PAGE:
MBR Wiper Attacks Strike Korean Power Plant
In recent weeks, a major Korean electric utility has been affected by destructive malware, which was designed to wipe the master boot records (MBRs) of affected systems. It is believed that this MBR wiper arrived at the target systems in part via a vulnerability in the Hangul Word Processor (HWP), a commonly used application in South Korea. A variety of social engineering lures were used to get would-be victims to open these files. Below is a quick overview of the attack with the infection chain starting from a spearphishing email sent to the employees’ inboxes.
We detect the malware as TROJ_WHAIM.A, which is a fairly straightforward MBR wiper. In addition to the MBR, it also overwrites files that are of specific types on the affected system. It installs itself as a service on affected machines to ensure that it will run whenever the system is restarted. Rather cleverly, it uses file names, service names, and descriptions of actual legitimate Windows services. This ensures that a cursory examination of a system’s services may not find anything malicious, helping this threat evade detection.
Figure 1. List of legitimate service names used by TROJ_WHAIM.A
Similarities to Previous MBR Attacks?
This particular MBR-wiping behavior, while uncommon, has been seen before. We observed these routines in March 2013 when several attacks hit various South Korean government agencies resulting in major disruptions to their operations. The malware involved in this attack overwrote the MBR with a series of the words PRINCPES, HASTATI, or PR!NCPES. The recent attack on Sony Pictures also exhibited a similar MBR-wiping capability.
There are also similarities to the previous MBR wiper attacks as well. All three attacks mentioned earlier overwrite the MBR with certain repeated strings. This attack uses the repeating “Who Am I?” string, while the Sony attack used a repeating 0xAAAAAAAA pattern.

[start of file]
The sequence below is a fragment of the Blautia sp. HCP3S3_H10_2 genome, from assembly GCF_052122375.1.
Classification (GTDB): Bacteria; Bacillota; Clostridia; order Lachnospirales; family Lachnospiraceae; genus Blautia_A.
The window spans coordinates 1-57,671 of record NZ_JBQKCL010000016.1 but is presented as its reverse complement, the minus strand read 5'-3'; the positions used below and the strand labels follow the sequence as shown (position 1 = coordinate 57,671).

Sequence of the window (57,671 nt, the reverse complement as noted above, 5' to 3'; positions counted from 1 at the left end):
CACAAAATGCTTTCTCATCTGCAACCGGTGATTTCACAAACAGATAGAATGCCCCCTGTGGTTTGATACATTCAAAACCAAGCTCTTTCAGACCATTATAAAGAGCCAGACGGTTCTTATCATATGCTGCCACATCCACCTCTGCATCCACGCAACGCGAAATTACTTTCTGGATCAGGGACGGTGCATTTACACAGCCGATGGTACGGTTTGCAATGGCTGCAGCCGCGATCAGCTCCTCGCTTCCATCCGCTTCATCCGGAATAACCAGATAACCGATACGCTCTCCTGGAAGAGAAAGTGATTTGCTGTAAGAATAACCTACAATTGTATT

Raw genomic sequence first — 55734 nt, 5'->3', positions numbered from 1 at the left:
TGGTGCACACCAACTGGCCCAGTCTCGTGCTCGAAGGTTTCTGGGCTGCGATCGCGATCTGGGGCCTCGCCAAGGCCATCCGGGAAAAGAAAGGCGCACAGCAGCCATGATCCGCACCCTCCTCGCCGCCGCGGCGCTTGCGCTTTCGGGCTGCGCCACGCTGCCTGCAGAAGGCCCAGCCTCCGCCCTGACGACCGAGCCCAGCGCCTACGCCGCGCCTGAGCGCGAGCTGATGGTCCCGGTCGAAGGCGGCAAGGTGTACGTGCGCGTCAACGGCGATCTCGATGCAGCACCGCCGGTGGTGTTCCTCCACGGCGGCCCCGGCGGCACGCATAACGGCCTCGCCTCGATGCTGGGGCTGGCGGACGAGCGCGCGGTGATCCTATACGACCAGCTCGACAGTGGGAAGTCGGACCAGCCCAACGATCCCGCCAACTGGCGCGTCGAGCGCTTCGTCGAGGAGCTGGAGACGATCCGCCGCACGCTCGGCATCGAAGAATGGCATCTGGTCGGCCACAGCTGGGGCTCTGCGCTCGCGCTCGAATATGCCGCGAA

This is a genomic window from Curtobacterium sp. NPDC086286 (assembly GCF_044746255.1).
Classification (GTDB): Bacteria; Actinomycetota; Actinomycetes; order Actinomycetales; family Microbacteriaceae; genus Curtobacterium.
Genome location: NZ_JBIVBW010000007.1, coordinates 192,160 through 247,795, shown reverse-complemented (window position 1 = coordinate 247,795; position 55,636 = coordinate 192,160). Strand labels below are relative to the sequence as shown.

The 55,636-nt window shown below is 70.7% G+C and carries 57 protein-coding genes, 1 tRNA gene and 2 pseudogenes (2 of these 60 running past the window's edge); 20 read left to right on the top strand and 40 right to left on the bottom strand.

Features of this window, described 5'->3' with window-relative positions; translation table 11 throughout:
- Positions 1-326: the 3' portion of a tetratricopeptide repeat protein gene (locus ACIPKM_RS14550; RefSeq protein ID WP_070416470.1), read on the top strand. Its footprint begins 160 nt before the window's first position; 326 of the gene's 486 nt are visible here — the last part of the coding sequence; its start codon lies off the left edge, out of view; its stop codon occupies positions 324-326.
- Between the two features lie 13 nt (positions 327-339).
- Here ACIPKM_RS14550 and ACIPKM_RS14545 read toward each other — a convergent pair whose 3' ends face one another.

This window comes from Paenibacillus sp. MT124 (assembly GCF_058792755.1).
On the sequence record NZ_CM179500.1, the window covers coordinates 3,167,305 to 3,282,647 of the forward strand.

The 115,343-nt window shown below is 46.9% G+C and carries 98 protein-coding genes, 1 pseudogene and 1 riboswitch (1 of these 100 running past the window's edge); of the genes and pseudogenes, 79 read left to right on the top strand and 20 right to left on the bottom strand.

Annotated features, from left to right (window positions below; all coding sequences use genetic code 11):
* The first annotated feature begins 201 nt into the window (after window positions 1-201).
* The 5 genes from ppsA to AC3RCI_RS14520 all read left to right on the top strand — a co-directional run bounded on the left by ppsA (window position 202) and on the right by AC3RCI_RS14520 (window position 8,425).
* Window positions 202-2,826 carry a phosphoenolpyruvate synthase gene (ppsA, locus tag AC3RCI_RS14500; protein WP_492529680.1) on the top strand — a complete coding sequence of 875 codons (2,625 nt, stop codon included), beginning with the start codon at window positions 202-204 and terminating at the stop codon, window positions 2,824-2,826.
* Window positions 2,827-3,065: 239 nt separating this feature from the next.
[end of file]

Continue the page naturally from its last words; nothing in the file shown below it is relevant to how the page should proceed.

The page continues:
Figure 2. Screenshot of ‘Who Am I’ message seen upon bootup of infected systems
Destructive Malware and Demands
It has been claimed that the attack on Sony Pictures was because of that studio’s production of the film The Interview. While we cannot independently verify the veracity of these claims, something similar has happened with this incident. We’ve noticed a particular Twitter user tweeting his demands toward the affected company, and if not met, would subsequently release various KHNP documents. Among these demands are the shutdown of nuclear power plants in Korea (nuclear provides for 29% of South Korean electricity requirements).
No Definitive Attribution
While there are definite similarities in the behavior of all these attacks, this is not enough to conclude that the parties behind the attacks are also related. All three attacks have been well documented, and it is possible that the parties behind each attack were “inspired” by the others without necessarily being tied. Without sufficient evidence, we cannot make claims either way.
These attacks highlight our findings about the destructive, MBR-wiping malware that appear to have become a part of the arsenal of several threat actors. This is a threat that system administrators will have to deal with, and not all targeted attack countermeasures will be effective. Techniques to mitigate the damage that these attacks cause should be considered as a part of defense-in-depth networks.
With additional insights by Abraham Camba, MingYen Hsieh, and Rika Gregorio